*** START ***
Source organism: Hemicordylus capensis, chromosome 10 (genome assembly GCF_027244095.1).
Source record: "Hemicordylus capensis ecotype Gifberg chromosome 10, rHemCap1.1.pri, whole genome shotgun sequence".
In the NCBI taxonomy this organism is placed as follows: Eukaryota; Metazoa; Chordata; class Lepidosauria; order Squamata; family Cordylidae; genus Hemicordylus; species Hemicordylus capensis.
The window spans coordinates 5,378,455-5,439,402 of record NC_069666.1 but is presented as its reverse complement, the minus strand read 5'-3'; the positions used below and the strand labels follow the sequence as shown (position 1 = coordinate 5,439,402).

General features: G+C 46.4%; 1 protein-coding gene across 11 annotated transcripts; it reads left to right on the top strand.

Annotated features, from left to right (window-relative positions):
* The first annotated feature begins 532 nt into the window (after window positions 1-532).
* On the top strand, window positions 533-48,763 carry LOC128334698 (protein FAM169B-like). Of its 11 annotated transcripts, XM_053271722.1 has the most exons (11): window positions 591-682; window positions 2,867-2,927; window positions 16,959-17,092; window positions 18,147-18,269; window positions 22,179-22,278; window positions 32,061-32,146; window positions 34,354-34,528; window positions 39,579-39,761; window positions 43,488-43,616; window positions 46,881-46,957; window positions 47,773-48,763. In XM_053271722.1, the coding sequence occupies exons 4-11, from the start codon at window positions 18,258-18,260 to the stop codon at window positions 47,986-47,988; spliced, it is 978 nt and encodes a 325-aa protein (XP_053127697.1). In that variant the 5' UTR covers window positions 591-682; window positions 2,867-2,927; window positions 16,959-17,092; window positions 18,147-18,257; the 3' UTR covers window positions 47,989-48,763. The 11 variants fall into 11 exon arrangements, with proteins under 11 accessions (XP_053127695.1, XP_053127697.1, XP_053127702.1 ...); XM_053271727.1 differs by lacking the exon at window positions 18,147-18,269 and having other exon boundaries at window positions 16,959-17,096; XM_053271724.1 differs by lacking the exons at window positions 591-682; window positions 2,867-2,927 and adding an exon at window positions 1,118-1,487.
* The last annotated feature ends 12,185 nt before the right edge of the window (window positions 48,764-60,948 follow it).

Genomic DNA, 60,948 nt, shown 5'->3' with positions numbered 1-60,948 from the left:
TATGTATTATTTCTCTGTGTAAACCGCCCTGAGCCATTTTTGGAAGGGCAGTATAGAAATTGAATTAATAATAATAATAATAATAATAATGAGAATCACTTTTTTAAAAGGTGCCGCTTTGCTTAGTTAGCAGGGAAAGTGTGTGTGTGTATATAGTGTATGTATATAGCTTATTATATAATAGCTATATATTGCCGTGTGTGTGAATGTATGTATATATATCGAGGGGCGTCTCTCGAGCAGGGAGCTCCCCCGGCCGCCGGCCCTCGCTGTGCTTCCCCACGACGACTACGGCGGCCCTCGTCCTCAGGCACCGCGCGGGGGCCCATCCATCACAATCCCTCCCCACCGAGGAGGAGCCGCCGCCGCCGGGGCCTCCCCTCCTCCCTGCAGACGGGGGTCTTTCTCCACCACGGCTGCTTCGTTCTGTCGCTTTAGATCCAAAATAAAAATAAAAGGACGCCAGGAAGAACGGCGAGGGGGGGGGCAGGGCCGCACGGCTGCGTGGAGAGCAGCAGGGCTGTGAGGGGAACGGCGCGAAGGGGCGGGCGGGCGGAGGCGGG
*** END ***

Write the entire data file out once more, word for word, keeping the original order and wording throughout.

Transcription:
Source organism: Hemicordylus capensis, chromosome 10 (genome assembly GCF_027244095.1).
Source record: "Hemicordylus capensis ecotype Gifberg chromosome 10, rHemCap1.1.pri, whole genome shotgun sequence".
In the NCBI taxonomy this organism is placed as follows: Eukaryota; Metazoa; Chordata; class Lepidosauria; order Squamata; family Cordylidae; genus Hemicordylus; species Hemicordylus capensis.
The window spans coordinates 5,378,455-5,439,402 of record NC_069666.1 but is presented as its reverse complement, the minus strand read 5'-3'; the positions used below and the strand labels follow the sequence as shown (position 1 = coordinate 5,439,402).

General features: G+C 46.4%; 1 protein-coding gene across 11 annotated transcripts; it reads left to right on the top strand.

Annotated features, from left to right (window-relative positions):
* The first annotated feature begins 532 nt into the window (after window positions 1-532).
* On the top strand, window positions 533-48,763 carry LOC128334698 (protein FAM169B-like). Of its 11 annotated transcripts, XM_053271722.1 has the most exons (11): window positions 591-682; window positions 2,867-2,927; window positions 16,959-17,092; window positions 18,147-18,269; window positions 22,179-22,278; window positions 32,061-32,146; window positions 34,354-34,528; window positions 39,579-39,761; window positions 43,488-43,616; window positions 46,881-46,957; window positions 47,773-48,763. In XM_053271722.1, the coding sequence occupies exons 4-11, from the start codon at window positions 18,258-18,260 to the stop codon at window positions 47,986-47,988; spliced, it is 978 nt and encodes a 325-aa protein (XP_053127697.1). In that variant the 5' UTR covers window positions 591-682; window positions 2,867-2,927; window positions 16,959-17,092; window positions 18,147-18,257; the 3' UTR covers window positions 47,989-48,763. The 11 variants fall into 11 exon arrangements, with proteins under 11 accessions (XP_053127695.1, XP_053127697.1, XP_053127702.1 ...); XM_053271727.1 differs by lacking the exon at window positions 18,147-18,269 and having other exon boundaries at window positions 16,959-17,096; XM_053271724.1 differs by lacking the exons at window positions 591-682; window positions 2,867-2,927 and adding an exon at window positions 1,118-1,487.
* The last annotated feature ends 12,185 nt before the right edge of the window (window positions 48,764-60,948 follow it).

Genomic DNA, 60,948 nt, shown 5'->3' with positions numbered 1-60,948 from the left:
TATGTATTATTTCTCTGTGTAAACCGCCCTGAGCCATTTTTGGAAGGGCAGTATAGAAATTGAATTAATAATAATAATAATAATAATAATGAGAATCACTTTTTTAAAAGGTGCCGCTTTGCTTAGTTAGCAGGGAAAGTGTGTGTGTGTATATAGTGTATGTATATAGCTTATTATATAATAGCTATATATTGCCGTGTGTGTGAATGTATGTATATATATCGAGGGGCGTCTCTCGAGCAGGGAGCTCCCCCGGCCGCCGGCCCTCGCTGTGCTTCCCCACGACGACTACGGCGGCCCTCGTCCTCAGGCACCGCGCGGGGGCCCATCCATCACAATCCCTCCCCACCGAGGAGGAGCCGCCGCCGCCGGGGCCTCCCCTCCTCCCTGCAGACGGGGGTCTTTCTCCACCACGGCTGCTTCGTTCTGTCGCTTTAGATCCAAAATAAAAATAAAAGGACGCCAGGAAGAACGGCGAGGGGGGGGGCAGGGCCGCACGGCTGCGTGGAGAGCAGCAGGGCTGTGAGGGGAACGGCGCGAAGGGGCGGGCGGGCGGAGGCGGG